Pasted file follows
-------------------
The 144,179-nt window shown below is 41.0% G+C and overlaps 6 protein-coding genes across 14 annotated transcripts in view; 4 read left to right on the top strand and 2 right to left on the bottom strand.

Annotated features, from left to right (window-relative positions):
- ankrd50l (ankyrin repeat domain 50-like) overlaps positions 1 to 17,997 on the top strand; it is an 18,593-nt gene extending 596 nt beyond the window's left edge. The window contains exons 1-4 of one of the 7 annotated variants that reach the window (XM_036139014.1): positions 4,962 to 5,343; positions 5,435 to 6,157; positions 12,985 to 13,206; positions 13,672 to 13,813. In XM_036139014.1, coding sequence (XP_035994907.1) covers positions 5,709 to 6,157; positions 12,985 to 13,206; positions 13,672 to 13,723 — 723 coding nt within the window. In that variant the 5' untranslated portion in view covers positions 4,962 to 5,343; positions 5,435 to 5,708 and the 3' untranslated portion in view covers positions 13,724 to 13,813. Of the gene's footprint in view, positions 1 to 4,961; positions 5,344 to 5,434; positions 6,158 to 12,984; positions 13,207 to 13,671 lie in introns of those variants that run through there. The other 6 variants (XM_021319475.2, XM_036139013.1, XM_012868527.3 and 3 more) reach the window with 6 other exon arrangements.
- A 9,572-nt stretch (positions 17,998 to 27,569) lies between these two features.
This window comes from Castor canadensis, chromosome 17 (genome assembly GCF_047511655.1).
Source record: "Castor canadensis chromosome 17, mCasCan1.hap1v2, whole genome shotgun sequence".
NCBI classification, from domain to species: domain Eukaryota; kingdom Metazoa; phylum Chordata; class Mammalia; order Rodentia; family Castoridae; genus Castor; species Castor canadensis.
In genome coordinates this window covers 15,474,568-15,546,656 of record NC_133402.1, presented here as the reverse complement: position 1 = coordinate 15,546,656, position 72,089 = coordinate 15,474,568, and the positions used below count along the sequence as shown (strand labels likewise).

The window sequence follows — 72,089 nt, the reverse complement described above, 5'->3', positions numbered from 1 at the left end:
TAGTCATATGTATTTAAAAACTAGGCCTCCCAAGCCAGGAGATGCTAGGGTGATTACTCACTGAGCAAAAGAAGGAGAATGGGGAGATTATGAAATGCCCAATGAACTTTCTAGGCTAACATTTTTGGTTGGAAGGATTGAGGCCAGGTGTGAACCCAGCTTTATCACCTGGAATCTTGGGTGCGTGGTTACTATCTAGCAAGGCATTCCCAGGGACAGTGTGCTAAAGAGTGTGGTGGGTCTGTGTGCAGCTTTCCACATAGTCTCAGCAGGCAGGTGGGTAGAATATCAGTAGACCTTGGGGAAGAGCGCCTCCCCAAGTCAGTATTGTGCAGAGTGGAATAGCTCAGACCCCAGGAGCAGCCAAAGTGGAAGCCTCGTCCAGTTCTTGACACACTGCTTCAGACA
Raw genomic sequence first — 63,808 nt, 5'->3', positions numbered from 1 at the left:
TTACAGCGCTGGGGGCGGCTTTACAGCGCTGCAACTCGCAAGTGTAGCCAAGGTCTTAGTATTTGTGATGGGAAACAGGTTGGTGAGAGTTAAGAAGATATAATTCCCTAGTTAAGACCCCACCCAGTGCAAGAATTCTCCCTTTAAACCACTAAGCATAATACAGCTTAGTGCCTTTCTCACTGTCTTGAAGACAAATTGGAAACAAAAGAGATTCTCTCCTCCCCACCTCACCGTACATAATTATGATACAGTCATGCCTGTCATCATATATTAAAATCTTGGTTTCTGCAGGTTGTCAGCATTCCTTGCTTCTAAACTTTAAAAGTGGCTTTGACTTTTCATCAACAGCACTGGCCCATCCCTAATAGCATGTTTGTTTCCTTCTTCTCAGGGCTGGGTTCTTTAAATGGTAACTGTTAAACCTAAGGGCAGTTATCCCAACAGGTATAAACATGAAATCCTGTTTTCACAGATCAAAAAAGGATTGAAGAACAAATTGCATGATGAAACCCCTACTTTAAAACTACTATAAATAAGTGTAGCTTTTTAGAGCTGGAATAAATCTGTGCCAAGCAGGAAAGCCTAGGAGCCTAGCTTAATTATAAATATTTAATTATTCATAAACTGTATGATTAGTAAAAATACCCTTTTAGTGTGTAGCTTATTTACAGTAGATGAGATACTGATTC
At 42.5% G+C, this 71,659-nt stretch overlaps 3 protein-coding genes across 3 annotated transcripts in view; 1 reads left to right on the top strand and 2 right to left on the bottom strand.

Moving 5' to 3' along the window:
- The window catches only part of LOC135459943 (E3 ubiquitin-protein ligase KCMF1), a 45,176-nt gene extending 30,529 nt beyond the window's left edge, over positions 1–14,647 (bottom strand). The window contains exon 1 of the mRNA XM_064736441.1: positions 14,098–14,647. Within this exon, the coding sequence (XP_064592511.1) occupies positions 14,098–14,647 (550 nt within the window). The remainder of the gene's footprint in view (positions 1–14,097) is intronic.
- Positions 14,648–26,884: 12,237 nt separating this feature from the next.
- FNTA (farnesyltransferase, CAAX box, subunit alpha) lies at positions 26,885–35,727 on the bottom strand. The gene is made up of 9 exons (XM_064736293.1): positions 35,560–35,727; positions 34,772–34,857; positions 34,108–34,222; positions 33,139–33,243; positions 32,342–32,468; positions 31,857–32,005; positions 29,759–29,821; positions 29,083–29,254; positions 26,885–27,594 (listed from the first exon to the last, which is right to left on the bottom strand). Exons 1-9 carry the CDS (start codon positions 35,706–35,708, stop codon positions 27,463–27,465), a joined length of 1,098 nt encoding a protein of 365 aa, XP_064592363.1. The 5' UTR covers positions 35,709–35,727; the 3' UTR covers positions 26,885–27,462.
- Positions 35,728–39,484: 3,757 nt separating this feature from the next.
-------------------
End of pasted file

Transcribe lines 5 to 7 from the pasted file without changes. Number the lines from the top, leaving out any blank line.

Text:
This window comes from Castor canadensis, chromosome 17 (genome assembly GCF_047511655.1).
Source record: "Castor canadensis chromosome 17, mCasCan1.hap1v2, whole genome shotgun sequence".
NCBI classification, from domain to species: domain Eukaryota; kingdom Metazoa; phylum Chordata; class Mammalia; order Rodentia; family Castoridae; genus Castor; species Castor canadensis.